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1/- Jotting down points. Make a rough sketch or note of all that you want to put into as many statement of purpose essays as you can think of. Unless you get it off your chest, you are not going to be able to come up with the best points for your essay. Instead of trying to filter the points and put down only what is necessary, the better thing would be to just put the whole thing down as you keep thinking of it.
First, ask yourself: “who are my readers?” Your readers can be anyone from fellow students, professors to community citizens. For instance, when your teacher asks you to write an essay about ethnic discrimination in school, it is fitting enough to assume that your readers would be your fellow students, specifically those who belong in the ethnic minority group. By having an idea who your audiences are, you will have more opportunity and confidence developing a purpose for your essay as you can easily determine what you want to communicate or to share with them.
Statement of Purpose Essays: 3 Things to Do and 3 Things to Avoid
Finally, after asking yourself and answering the questions, who, what, when, where and how, it’s time for you to answer the most important question – why? Think deeply and ask why do you plan to reach a group of readers, why you want to share with them specific information, and why do you want to search for literatures or to survey for opinions. Do you want to inform them? Do you want to persuade them? Is your information sufficient enough to build an argument? It is basically your call to decide the purpose of your essay but always remember that before asking the question why, you should first ask and answer who, what, when, where and how.
The Purpose of an Essay - Articles Factory
Many students fall prey to misjudgment and misconception when trying to determine the purpose or purposes of their essays. The reason for this is because they often overlook the instructions their professors gave them, or they lack the vision for identifying purposes. Fortunately, the difficulty of identifying the purpose of an essay can be lessened by asking these simple basic questions: who; what; when; where; how; and why.
Students often wonder what is the descriptive essay purpose when they can just write a narrative essay that allows them to tell a story and describe something at the same time. There are a few reasons why a descriptive essay can be preferable to a narrative essay. First, sometimes a subject is so significant and meaningful that it cannot be accurately described in a narrative. This is because the subject must compete with the plot, the characters involved, and other subjects that are being indirectly described. In a descriptive essay, the writer is able to fully dedicate the written content to one subject. In addition to this, the descriptive essay can be an excellent writing exercise. Many writers do not have a well-developed ability to use descriptive language. They tend to rely on very generic adjectives, and they tend to miss out on opportunities to insert metaphors and similes into their writing. A descriptive essay is a great way to force writers who are reluctant to use descriptive writing out of their comfort zones and to foster greater confidence in the use of figurative language.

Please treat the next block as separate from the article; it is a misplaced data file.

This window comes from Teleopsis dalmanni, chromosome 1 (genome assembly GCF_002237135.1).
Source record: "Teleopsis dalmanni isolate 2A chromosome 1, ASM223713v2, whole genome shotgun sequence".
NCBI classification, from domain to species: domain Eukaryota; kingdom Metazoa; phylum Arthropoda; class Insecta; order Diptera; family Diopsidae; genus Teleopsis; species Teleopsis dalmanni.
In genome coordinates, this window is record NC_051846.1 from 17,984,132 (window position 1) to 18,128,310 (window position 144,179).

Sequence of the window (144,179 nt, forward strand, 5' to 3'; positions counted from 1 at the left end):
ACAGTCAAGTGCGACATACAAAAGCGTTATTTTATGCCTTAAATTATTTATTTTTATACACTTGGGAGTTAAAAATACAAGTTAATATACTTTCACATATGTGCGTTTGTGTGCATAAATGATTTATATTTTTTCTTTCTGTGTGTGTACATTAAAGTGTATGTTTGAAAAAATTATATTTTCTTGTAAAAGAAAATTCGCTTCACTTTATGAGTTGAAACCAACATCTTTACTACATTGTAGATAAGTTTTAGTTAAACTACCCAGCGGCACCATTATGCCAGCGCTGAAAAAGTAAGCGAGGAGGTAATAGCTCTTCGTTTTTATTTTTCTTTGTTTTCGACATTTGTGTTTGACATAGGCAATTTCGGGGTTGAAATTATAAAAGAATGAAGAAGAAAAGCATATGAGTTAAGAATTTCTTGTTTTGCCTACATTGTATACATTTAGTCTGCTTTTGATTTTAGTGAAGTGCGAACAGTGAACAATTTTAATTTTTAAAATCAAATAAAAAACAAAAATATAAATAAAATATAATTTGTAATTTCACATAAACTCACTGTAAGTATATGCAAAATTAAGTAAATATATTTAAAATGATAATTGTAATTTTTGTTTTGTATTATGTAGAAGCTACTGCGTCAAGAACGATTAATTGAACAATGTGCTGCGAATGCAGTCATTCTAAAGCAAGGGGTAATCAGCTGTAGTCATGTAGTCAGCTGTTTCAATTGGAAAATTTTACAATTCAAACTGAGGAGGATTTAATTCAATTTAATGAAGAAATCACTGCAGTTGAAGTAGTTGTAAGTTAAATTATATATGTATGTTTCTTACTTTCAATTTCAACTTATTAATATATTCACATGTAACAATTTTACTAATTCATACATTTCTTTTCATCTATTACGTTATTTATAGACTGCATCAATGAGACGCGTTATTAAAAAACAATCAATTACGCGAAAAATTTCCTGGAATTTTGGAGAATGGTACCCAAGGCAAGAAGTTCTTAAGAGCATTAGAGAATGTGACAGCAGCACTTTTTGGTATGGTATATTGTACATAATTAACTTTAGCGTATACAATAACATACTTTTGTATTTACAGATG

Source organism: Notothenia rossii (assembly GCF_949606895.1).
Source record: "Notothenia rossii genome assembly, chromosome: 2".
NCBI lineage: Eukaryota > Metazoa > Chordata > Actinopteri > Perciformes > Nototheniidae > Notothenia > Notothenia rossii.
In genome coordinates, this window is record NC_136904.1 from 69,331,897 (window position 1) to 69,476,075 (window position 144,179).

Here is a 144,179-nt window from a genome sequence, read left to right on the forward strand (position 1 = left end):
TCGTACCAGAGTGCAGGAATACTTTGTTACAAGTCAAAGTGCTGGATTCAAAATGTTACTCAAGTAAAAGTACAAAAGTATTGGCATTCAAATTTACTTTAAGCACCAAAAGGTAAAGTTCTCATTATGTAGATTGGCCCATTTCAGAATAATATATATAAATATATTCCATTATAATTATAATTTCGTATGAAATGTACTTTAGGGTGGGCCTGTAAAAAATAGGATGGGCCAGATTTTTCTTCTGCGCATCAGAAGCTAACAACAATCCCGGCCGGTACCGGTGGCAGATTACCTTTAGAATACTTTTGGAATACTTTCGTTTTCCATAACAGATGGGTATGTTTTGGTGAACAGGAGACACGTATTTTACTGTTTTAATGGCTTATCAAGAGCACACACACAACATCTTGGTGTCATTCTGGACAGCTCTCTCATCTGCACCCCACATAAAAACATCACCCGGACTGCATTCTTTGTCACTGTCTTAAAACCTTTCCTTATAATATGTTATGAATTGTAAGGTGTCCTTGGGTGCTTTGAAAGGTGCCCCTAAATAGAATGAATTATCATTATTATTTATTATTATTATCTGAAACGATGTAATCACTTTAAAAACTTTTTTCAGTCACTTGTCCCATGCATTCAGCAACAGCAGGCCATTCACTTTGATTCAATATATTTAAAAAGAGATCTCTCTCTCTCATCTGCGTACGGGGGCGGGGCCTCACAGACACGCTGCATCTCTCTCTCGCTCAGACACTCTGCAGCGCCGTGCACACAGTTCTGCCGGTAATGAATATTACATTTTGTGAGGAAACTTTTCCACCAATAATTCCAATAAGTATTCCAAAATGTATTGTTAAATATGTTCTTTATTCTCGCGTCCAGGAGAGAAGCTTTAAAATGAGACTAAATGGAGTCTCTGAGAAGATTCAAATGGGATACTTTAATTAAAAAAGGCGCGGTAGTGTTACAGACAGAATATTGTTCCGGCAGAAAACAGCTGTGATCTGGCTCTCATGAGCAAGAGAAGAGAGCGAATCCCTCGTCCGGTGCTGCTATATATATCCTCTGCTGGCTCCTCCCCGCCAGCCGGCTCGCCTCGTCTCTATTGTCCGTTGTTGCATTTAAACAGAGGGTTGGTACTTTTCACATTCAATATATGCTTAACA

Why are you asked in school, college and university to write essays
Descriptive writing is characterized by sensory details, which appeal to the physical senses, and details that appeal to a reader’s emotional, physical, or intellectual sensibilities. Determining the purpose, considering the audience, creating a dominant impression, using descriptive language, and organizing the description are the rhetorical choices to be considered when using a description. A description is usually arranged spatially but can also be chronological or emphatic. The focus of a description is the scene. Description uses tools such as denotative language, connotative language, figurative language, metaphor, and simile to arrive at a dominant impression. One university essay guide states that "descriptive writing says what happened or what another author has discussed; it provides an account of the topic".
The Role of Description
Relating "the object of investigation" or the"object of the thesis" back to the established criteriais necessarily going to involve description. Description isfrequently an unclear and thorny issue for writers of theacademic essayespecially in terms of scope (how much isenough?). The purpose of description, however, clarifiesthe issue of scope. The purpose of description to is tomake clear, or establish WHAT in the object of investigation (thefilm, the scene, the shot) relates to the criteria beingused. It therefore becomes important for the writer to usedescription in such a manner as to establish the basis of therelationship between the object and the criteria. Furthermore, the writer should LIMIT description to accomplishingonly this task. Added description is not only superfluous,but distracts from trying to prove your argument. As aresult, another important norm for the body of the academicessay is: IMPORTANT NOTE: One of the main reasons that the normof the Introduction developed this way is because of an importantrule of the Academic Essay: Avoid making statements thatyou cannot prove. The problem with thegeneralizing/philosophical/BS'ing statements like "Hemingway..."and "The Western..." is that they cannot be proventhrough reasoned discourse. Moreover, to even try and do sowould require voluminous amounts of discourse for something thatis not even your thesis: what you actually ARE setting out toprove. As a result, the genre of the Academic Essay hasevolved into the above norm. It still meets anintroduction's purpose of orienting the reader, it just does soin a very specific manner.